Whether in a walk in the park, a hike through the bush, or a countryside stroll, people have always taken to the outdoors to breathe, think and feel. We enjoy the warmth of the sun, the shade of a tree, a cool breeze, because it is instinctual: our bodies have always known the benefits of nature.
After centuries of modernity, however, instinctual knowledge becomes either a heresy or a break-through. Earth is alive, animals are sentient, plants are conscious, nature heals: these statements, though obvious, must fight for their legitimacy through the scientific method. Ideas that were once lambasted, such as Gaia – the living Earth – are now widely accepted, albeit rebranded to ‘earth systems science’.
The practice of forest bathing takes an idea our bones and lore have long known – that nature heals – and turns it into a practice. Because in a world of skyscrapers, motorways and screens, discipline is required simply to connect with nature. It is no surprise that forest bathing, or shinrin-yoku, has its roots in modern Japan, where workers can regularly clock up 50 hours of work per week or more, thereby causing karoshi, or ‘sudden death by overwork.’
Above: life on the forest floor at the Morton National Park.
Forest bathing, we now know, soothes the maladies of the modern world – anxiety, stress, distraction – by reducing blood pressure and lowering cortisol levels. Through exercise, meditation, disconnection, and exposure to antibacterial and antifungal phytoncides, a walk amongst the trees can boost our immune system and improve our mood.
During a nature therapy session at the Sydney Royal Botanic Gardens, guides from In My Nature draw our attention to the sounds, textures, odours and colours of the gardens, and offer advice on increasing our awareness of our surrounds: silence, slowness, and curiosity are your tools for plantlife appreciation.
Amid the cycads and the palms, we stop in the rainforest garden to ‘meet a tree’, an exercise wherein the forest bather takes a moment to observe a particular specimen; I stop by a gigantic black bean tree (castanospermum australe) with its seed pods hanging from its canopy, and underneath, its seeds from last season sprouting in the leaf litter. Feel its bark, see how its colour changes, marvel at its fruits and flowers – these are the simple recommendations for meeting a tree.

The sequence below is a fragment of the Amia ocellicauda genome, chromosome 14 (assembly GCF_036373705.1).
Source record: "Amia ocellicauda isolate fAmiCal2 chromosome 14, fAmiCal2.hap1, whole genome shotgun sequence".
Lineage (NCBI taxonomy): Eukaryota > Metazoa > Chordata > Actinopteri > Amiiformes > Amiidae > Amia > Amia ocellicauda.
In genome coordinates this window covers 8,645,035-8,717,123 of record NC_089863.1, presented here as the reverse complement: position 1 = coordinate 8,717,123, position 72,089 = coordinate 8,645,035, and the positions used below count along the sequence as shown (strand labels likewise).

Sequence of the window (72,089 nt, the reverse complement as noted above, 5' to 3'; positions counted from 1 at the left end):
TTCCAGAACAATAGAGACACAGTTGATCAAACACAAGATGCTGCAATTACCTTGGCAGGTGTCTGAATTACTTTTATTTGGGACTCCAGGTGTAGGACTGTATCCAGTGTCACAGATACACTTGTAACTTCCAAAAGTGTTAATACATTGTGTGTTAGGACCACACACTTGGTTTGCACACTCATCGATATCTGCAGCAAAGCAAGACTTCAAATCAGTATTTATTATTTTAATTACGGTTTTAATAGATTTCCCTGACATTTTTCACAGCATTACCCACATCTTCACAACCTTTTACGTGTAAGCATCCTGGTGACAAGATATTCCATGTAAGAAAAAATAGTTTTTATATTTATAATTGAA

The forest bather is different from the bush-walker, who, charging ahead through the scrub determined to cover a set number of kilometres, hardly takes notice of the mosses, insects, fungi and lichens that cover the forest floor; instead, the forest bather ambles along, stopping here and there to smell the humus, prod a mushroom, collect a seed.
For millennia, the fruits of the forest have sustained human societies. Before plantations and land enclosures, before forestry and industrial agriculture, communities foraged the forest for its mushrooms, fished from its rivers, harvested its wood and cork, hunted its animals: “the communal forest was the base of life for people”, as one naturalist told me. We were but one of the many creatures which lived off the forest, and though we have always left a footprint, our global impact was sustainable.
Above: ants meet their doom in a pitcher plant (Sarracenia leucophylla) at the Sydney Royal Botanic Gardens.
Now, human kind has cleared entire countries of their forests, replaced native trees with fast-growing commercial forests, and caused continental mega-fires through climate change. The forest is in danger, yet we continue to log old-growth trees and clear land. If we are to reverse the trend, we need radical solutions which might save what remains; the granting of legal rights for nature, declaring biosphere reserves over entire ecosystems; the promotion of sustainable forest economies over extractive forestry. If forest bathing can reconnect urban individuals to the natural world, then perhaps it may help pave the way to this alternate future.